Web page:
If you love photography and dogs as I do, have a look at these sad, beautiful, haunting portraits of dogs on their last day on earth immortalised by Taiwanese photographer Tou Chih-kang . This may sound like a completely morbid subject matter but it does show the individuals behind the numbers, raises awareness and gives some respect to these souls.

Landfill dogs is another wonderful organisation from the US who do everything they can to portray rescue dogs looking for homes in their best light. Stunning photography and dogs.

I would love to hear about your fur baby and how he/she came into your life.

 

 

 

 

 

 

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Garp’s wisdom and Ing’s lists from 2014

Posted by on Dec 28, 2014 in Uncategorized | 6 comments

“Cherish your friends, stay true to your principles, live passionately and fully and well. Experience new things. Love and be loved, if you ever get the chance” ― David Nicholls (from his book “One Day”)

I have been mentally salivating at the thought of doing this 2014 wrap up post for the year. I adore “best of” lists so here is my version. I want to share the things I have read, heard and experienced which have brought good things to my life so…..here we go…..my beloved list-a-thon, inter-dispersed with some very cute Garp moments from the past year.

First though….2014 was an up and down year for me but the highlights were a trip to beautiful snowy Japan in Feb, doing the fabulous Blog with Pip course, being brave and moving jobs which has been the best decision ever, taking a 7 week mini sabbatical (most of which I spent pottering at home), a trip to gorgeous country Victoria, making lots of candles to raise money for Animals Asia and keeping my little blog on the move.

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Beautiful, cold Japan

 Books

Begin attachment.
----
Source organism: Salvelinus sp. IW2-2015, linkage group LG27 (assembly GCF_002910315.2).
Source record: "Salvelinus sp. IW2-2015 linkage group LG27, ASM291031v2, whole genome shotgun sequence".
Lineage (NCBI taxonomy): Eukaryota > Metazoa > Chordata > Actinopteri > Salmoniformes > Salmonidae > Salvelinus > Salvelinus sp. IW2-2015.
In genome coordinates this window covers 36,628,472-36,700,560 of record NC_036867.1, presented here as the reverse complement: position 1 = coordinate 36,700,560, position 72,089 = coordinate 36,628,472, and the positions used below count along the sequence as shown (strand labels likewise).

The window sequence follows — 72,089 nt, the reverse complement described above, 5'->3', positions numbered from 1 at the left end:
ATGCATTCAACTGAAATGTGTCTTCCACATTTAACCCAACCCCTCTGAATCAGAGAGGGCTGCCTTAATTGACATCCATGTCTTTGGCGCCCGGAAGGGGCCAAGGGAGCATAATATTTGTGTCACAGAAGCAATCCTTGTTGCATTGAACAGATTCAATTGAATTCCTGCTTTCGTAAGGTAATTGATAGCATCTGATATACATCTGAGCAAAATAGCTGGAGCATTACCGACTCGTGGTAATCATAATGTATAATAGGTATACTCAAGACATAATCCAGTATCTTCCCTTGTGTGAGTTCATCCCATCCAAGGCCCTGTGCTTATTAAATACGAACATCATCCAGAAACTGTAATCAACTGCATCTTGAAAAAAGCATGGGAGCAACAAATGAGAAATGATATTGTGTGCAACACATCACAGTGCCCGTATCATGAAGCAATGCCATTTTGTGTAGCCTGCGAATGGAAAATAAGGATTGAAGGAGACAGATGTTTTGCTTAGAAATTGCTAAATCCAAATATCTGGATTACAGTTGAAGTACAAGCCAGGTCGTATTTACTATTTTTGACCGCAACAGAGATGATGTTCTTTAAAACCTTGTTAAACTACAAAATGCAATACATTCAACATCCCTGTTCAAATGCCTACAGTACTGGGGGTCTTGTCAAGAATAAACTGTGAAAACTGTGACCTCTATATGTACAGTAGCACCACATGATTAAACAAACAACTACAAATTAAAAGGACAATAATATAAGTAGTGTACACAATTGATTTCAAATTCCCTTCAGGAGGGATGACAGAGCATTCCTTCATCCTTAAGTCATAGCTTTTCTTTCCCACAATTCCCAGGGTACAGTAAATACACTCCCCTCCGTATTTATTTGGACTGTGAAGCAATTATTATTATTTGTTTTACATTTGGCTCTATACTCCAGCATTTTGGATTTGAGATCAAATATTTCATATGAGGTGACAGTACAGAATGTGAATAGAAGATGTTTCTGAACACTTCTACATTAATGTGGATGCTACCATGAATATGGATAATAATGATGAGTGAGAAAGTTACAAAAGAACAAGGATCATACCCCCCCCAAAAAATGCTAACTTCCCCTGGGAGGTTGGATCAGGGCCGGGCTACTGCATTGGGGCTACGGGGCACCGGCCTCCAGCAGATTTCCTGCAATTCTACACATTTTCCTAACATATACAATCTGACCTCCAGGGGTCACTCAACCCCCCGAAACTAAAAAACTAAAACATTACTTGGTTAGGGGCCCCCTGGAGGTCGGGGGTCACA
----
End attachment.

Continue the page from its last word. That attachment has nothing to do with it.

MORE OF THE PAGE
* “It’s Not You, It’s Geography” and “Get Well Soon” by Kristy Chambers. LOVED both of these funny memoirs. I wish that Kristy Chambers was my friend. She is a hysterical, self deprecating, flawed, honest, warts ‘n all real chick.

* “High Sobriety” by Jill Stark (another great memoir)

* “Rise” – Ingrid Poulson (one more memoir, from one brave domestic violence survivor)

* “Love In the Outback” by Deb Hunt (and another – I like memoirs, by ladies, it seems !)

* “The Happiness Show” by Catherine Deveney

* “Tiny, Beautiful Things” – Cheryl Strayed

* “The Husband’s Secret” –  Liane Moriarty

* “The Death of Bees” – Lisa O’Donnell (If you liked “The Curious Incident of the Dog in the Night Time”, this is a good one)

* “Bed and Broccoli…a very special vegan experience” – by Nikki Medwell (gorgeous cook book)

* “Us” – David Nicholls (not quite as brilliant as “One Day” but a great read all the same)

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Be a good listener

Movies

* Boyhood (my fave…it is a brilliant must see)

* Oh Boy (from the German film festival)

* Still Life (you’ll need tissues for this UK movie)

* Belle and Sebastian (about a boy and his dog)

* We Are the Best ! (took me right back to being 12 in 1982 – gorgeous “Stand By Me”-ish coming of age Swedish movie)

* The Secret Life of Walter Mitty (I was a late comer to this one but it was so worth the wait)